There are some who never accept change and those who see change as growth.
Those unwilling to accept change will never embrace 1,000-foot drag racing, nor will the Countdown to the championship be a source of pride. And, don’t mention drag racing while running four abreast, the once a year style of racing is a definite jolt to those willing to fight for the past and never defend the future.
Throughout their history, professional baseball has changed; professional football has changed. And, their fans aren’t staging boycotts just because big league baseball has adopted interleague play; or, pro football changed the format of the overtime session.
Granted the National Football League never shortened the football field but if we are going to compare apples to oranges, in the interest of fair reporting, they never had a football player run off the end of the field and lose their life; not that I am aware of. They did, when players were coming up in later life mentally incapacitated because of head injuries, implement new rules controlling tackling. In fact, they are discussing doing away with the age old tradition of kick-offs in the name of safety.
In drag racing, for many it is safety be damned in the name of tradition.
Based on what has transpired to this point, I think we can safely say 1,000-foot big show nitro racing will forever be the norm. Just because of this, there are some drag racing fans who will never attend another event because they refuse to adapt and change.
Many fans have decided to follow the NHRA’s Heritage Series to get their fix of quarter-mile nitro and to be honest; I now enjoy this style of racing. I, like many on the east coast, who were not in the hot bed of this style of racing, learned to appreciate this racing of the past. I adapted. I took the time to understand what a good run was and wasn’t. For several weekends of each year, I’ve managed to immerse myself in the past while maintaining a grasp of the present terms of my reporting job.
I fully understand the past is a nice place to visit but not to live.
Drag racing is still the greatest sport in the world. It is thunderous, a blast and the kind of horsepower sport where going quicker and faster is the name of the game whether it’s to 1320 feet, 1000 feet or even just 660 feet. The goal in a professional division is to run the quickest and fastest from start to finish, not just for the sake of going a specified length.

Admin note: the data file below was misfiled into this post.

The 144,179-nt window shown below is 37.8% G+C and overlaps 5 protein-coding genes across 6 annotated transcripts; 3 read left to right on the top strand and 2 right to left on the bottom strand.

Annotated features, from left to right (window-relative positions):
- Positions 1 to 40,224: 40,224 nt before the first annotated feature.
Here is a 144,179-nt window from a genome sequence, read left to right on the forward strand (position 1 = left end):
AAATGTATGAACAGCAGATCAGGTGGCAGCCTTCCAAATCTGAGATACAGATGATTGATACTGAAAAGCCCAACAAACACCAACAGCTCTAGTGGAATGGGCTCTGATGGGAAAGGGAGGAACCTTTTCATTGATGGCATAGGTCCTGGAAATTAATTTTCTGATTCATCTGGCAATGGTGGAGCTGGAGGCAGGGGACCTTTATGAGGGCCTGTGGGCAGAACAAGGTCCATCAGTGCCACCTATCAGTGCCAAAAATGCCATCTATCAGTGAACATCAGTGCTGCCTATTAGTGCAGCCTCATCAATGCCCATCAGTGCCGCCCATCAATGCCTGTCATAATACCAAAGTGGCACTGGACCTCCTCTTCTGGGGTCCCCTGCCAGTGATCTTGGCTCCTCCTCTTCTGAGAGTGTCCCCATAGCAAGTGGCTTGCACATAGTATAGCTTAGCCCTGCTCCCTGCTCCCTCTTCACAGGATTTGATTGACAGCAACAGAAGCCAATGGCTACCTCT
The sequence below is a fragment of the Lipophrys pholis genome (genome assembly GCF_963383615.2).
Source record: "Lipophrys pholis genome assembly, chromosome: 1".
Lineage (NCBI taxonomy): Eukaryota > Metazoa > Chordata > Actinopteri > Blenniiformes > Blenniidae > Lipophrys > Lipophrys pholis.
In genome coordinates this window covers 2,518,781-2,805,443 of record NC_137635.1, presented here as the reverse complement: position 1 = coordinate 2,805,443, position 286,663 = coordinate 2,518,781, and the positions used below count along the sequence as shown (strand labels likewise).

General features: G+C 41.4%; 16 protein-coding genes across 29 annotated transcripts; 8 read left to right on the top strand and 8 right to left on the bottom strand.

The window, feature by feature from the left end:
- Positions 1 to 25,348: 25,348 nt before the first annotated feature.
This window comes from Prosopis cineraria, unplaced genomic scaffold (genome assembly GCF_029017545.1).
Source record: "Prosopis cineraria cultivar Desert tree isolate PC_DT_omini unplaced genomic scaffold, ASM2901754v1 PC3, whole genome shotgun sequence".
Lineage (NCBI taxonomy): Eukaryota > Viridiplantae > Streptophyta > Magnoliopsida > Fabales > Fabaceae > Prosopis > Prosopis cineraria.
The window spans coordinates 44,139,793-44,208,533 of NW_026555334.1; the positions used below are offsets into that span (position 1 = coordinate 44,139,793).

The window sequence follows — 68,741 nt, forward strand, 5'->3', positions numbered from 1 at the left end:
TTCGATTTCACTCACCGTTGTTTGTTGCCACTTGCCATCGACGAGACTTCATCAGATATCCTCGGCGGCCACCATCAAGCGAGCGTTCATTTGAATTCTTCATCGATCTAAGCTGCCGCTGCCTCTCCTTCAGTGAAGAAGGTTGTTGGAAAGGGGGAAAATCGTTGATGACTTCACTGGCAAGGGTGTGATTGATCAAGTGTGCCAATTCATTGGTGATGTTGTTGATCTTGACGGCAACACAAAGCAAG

I must admit I often wonder how much faster a 332 mph run would be to the quarter-mile and while I understand why the NHRA shortened to 1,000 feet, I still wonder why in the world we can’t find a compromise at some tracks. NASCAR does it. Why can’t we have 1320 feet tracks and 1000 foot tracks with events in the same season? We do run four-wide and two-wide, don’t we?
Where the NFL made many of their changes of tradition for safety, major league baseball has changed their format of interleague play and other tradition-breakers for the sake of media coverage and putting more butts in the seats.
This is where the Countdown comes into the non-traditional debate. I applaud the NHRA for making this change. Not to give the folks at the NHRA a bigger ego, but this was a good idea if only to generate more excitement at the end of the season. Sure, it’s manufactured drama but really, the practice of resetting a season is nothing new in sports. It happened in our grandfather’s baseball via the playoffs, and until NASCAR tried it with their Chase early in the last decade, we never believed it could work in any motorsports application.
Some call it a gimmick; just like four-wide drag racing. But, in a complex economy, gimmickry could be the difference between success and failure.
When the first four-wide race was exhibited, I thought it was a neat concept just like when the dragsters used to run the funny cars in Bristol in the latter part of the 1990s. But, it could never run as a national event … maybe as a specialty race was my prevalent thought.
As a journalist, I hated the racing because from my vantage point, behind the dragsters, it seemed like there was too much action to keep up. I watched the run on television and thought it was terrible. Then, last weekend in Charlotte, thanks to Brandon Mudd covering the first two rounds of the NHRA 4-Wide Nationals, I was able to sit in the grandstands about 800 feet down track. I got just as excited at seeing 32,000 horsepower thunder by me as the first-time race attendees sitting alongside me.
Going back to my perch for the final round opened my eyes to a newfound appreciation for the concept and the understanding change is inevitable if drag racing is to keep up in this day of the increasing demands for the entertainment dollar.
The growth of CompetitionPlus.com is a prime example of how quickly communication and the distribution of news has changed. When the website was started in 1999 those addicted to printed magazines were quick to say, “It’ll never catch on because you can’t take it to the crapper.”
They are right, you can't take CompetitionPlus.com to the crapper, but it is also getting tougher and tougher to take a newspaper or magazine as well. One thing you can do while on the toilet is read CompetitionPlus.com on your I-phone, of which there are millions in use every day of the week.
Life today is so different from the lives are parents, their parents, and even the parents of parents who are parents now, lived.
Those who adjust and work to adapt with change move forever forward in life, those who don't slip away and finish their lives in silence.
Oh, and just in case you think everything I have said is easy – wrong! It's not easy. It is possible. Now if I could embrace Nitro Jam show as a true form of drag racing, I might move forward even easier. Or maybe, some of you, there are just times when remaining a traditionalist seems like the right thing do.
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